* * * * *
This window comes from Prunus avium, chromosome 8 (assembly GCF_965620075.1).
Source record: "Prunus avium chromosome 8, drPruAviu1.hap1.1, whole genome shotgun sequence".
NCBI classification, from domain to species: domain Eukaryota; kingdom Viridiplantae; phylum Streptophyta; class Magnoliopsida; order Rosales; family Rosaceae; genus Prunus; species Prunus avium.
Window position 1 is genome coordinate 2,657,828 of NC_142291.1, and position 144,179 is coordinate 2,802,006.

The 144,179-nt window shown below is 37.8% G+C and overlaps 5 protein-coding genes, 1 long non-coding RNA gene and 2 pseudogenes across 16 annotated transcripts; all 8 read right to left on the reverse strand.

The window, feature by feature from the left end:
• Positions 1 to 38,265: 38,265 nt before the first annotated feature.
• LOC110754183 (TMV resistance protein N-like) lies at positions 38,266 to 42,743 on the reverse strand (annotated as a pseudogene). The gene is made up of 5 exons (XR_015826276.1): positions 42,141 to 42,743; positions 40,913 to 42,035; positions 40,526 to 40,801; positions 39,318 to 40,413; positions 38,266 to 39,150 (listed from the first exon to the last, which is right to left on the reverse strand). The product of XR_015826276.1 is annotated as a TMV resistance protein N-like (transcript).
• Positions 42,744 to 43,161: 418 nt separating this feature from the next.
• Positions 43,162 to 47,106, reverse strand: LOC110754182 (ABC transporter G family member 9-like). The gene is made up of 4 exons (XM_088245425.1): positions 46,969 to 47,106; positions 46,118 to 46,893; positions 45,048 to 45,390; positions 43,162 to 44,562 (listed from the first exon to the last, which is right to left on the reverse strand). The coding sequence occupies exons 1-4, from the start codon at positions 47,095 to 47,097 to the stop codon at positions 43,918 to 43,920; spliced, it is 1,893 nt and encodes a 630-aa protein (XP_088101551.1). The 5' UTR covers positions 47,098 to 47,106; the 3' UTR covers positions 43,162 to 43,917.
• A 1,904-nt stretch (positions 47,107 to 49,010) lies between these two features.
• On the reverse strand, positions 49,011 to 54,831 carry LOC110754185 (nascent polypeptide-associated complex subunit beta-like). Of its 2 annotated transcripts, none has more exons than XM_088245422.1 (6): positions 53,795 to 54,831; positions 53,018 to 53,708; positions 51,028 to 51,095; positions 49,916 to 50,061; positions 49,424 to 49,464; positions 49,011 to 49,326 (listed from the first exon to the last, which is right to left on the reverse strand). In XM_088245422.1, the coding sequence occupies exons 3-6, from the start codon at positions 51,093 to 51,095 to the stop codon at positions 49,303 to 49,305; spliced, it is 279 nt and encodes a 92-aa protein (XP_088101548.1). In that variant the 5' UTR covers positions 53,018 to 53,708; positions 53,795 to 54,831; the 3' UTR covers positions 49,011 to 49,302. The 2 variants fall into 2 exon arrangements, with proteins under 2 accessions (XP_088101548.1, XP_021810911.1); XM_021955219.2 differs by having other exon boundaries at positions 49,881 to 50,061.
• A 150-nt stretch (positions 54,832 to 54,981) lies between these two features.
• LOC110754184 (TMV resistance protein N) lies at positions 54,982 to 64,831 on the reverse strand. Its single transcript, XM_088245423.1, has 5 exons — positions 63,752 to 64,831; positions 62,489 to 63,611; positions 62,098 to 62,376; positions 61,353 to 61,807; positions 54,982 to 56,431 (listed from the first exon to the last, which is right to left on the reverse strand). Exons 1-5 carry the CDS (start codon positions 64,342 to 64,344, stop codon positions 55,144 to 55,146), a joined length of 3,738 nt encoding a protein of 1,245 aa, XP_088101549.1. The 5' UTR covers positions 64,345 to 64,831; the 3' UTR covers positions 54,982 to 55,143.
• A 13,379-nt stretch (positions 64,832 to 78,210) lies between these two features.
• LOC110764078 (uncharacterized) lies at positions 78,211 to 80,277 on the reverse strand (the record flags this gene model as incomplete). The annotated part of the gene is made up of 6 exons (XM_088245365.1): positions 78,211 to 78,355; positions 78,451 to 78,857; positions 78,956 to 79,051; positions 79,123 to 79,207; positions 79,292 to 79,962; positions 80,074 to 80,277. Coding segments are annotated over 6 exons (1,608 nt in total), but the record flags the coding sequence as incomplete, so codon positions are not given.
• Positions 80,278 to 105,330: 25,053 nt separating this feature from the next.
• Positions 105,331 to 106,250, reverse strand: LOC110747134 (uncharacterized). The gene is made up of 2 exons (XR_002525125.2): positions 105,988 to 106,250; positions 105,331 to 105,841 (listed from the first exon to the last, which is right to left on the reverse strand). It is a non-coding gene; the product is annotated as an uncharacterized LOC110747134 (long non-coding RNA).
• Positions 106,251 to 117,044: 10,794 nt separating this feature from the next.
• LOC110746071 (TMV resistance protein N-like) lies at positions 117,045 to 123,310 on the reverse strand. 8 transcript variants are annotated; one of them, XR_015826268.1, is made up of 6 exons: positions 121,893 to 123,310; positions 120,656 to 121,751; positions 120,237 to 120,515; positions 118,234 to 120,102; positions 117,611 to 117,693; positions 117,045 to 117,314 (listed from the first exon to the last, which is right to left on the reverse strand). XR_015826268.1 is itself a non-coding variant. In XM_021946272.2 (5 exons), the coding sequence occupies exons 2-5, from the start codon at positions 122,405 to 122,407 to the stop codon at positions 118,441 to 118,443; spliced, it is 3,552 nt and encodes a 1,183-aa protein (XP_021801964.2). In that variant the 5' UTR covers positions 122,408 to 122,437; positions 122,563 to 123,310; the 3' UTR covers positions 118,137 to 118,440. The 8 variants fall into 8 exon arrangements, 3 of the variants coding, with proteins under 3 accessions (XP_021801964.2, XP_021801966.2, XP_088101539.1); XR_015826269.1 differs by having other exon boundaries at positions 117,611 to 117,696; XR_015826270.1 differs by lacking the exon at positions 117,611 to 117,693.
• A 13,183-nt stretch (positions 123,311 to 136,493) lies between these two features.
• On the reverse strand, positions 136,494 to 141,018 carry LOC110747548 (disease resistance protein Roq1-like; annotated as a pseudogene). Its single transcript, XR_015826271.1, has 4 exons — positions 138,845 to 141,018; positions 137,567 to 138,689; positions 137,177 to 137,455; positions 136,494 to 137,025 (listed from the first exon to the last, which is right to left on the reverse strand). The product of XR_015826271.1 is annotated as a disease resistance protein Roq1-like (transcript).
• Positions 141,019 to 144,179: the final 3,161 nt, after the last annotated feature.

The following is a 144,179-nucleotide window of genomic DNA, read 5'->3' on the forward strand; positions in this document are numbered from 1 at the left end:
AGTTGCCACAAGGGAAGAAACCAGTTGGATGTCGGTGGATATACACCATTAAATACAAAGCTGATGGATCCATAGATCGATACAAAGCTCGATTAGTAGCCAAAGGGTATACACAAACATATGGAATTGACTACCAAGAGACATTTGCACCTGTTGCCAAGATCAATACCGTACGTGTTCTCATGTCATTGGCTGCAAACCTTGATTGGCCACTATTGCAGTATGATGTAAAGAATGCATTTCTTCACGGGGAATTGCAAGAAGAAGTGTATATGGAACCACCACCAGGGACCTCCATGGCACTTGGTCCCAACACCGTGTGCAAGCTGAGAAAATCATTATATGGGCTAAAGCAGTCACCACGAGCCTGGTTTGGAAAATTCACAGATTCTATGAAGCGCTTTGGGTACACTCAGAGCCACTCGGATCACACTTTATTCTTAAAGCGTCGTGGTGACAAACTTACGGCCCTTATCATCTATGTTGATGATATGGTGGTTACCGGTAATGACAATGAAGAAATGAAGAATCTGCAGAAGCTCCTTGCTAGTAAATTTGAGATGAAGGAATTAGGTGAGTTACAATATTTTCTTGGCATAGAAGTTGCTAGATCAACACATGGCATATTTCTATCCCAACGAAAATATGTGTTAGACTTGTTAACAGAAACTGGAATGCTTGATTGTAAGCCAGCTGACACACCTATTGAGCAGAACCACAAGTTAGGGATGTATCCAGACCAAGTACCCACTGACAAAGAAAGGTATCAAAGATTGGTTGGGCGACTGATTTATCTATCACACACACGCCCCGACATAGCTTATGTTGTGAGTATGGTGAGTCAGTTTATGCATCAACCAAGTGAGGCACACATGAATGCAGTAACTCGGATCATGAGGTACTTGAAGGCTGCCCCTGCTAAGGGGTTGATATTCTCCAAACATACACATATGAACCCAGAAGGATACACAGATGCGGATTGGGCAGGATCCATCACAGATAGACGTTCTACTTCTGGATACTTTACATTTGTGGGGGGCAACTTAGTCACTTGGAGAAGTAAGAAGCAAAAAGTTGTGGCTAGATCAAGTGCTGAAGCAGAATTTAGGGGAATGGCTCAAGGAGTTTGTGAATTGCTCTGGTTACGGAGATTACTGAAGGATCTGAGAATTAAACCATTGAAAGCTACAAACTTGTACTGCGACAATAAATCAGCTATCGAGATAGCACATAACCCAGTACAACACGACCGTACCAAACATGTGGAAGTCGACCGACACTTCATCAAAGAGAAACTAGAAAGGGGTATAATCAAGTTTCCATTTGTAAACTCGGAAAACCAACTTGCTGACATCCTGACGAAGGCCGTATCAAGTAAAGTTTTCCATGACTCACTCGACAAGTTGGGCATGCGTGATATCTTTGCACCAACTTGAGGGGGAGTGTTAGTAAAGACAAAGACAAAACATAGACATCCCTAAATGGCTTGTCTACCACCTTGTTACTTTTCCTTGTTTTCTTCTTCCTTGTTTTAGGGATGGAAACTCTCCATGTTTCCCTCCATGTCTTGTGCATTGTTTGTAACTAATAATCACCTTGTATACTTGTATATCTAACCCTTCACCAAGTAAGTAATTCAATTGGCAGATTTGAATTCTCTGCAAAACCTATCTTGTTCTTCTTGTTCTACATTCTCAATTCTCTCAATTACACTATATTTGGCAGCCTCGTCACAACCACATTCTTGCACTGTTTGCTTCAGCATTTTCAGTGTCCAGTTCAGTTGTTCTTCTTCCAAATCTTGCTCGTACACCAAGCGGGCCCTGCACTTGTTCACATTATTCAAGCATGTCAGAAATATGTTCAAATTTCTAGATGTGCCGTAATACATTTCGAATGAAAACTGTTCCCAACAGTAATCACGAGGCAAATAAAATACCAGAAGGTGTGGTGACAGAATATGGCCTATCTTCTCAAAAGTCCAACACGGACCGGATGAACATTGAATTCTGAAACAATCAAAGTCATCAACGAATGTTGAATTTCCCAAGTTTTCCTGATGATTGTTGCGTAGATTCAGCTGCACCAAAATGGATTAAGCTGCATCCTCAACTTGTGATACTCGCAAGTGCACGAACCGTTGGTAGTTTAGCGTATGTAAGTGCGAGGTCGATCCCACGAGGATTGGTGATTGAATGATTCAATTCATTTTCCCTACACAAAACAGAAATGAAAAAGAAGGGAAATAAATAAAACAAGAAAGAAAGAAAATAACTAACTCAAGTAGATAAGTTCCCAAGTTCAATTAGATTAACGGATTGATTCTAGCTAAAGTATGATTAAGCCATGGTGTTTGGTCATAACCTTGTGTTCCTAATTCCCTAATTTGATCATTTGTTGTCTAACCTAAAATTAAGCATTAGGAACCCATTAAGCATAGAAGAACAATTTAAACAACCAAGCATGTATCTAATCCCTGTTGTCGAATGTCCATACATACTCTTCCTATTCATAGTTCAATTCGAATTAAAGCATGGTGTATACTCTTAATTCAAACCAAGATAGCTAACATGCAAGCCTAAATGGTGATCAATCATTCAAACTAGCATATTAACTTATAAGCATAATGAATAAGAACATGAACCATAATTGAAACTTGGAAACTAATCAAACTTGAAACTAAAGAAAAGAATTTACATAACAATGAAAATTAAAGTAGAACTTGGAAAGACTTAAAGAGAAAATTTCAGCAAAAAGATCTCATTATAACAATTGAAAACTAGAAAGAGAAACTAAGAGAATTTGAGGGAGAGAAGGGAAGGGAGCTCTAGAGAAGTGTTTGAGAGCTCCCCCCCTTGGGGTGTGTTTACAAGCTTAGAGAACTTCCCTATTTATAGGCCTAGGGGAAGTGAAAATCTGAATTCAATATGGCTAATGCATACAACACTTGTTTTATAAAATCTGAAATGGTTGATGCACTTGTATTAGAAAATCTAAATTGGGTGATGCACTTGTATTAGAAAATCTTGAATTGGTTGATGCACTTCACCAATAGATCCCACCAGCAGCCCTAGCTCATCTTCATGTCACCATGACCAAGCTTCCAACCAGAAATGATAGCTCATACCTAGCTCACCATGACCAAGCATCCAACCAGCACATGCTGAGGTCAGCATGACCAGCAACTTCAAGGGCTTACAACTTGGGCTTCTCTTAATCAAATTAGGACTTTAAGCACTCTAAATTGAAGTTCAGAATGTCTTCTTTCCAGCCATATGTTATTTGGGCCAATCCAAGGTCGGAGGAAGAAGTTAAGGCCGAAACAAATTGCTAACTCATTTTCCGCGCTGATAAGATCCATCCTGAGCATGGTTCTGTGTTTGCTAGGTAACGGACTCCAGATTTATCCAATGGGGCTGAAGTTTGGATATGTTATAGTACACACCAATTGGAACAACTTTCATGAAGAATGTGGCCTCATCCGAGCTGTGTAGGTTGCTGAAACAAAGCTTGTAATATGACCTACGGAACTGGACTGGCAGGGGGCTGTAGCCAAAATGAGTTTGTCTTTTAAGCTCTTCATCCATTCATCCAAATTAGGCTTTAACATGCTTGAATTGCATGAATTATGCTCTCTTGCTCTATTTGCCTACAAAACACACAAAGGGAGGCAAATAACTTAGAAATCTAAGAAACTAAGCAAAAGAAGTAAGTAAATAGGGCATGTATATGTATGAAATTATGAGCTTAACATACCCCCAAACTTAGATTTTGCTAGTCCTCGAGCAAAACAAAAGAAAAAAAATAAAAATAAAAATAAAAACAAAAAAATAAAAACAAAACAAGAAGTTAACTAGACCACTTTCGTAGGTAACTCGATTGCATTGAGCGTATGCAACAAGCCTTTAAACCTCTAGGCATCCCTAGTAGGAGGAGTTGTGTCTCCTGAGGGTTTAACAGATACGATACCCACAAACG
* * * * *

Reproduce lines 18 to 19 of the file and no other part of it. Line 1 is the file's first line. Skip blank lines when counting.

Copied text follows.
• Positions 105,331 to 106,250, reverse strand: LOC110747134 (uncharacterized). The gene is made up of 2 exons (XR_002525125.2): positions 105,988 to 106,250; positions 105,331 to 105,841 (listed from the first exon to the last, which is right to left on the reverse strand). It is a non-coding gene; the product is annotated as an uncharacterized LOC110747134 (long non-coding RNA).
• Positions 106,251 to 117,044: 10,794 nt separating this feature from the next.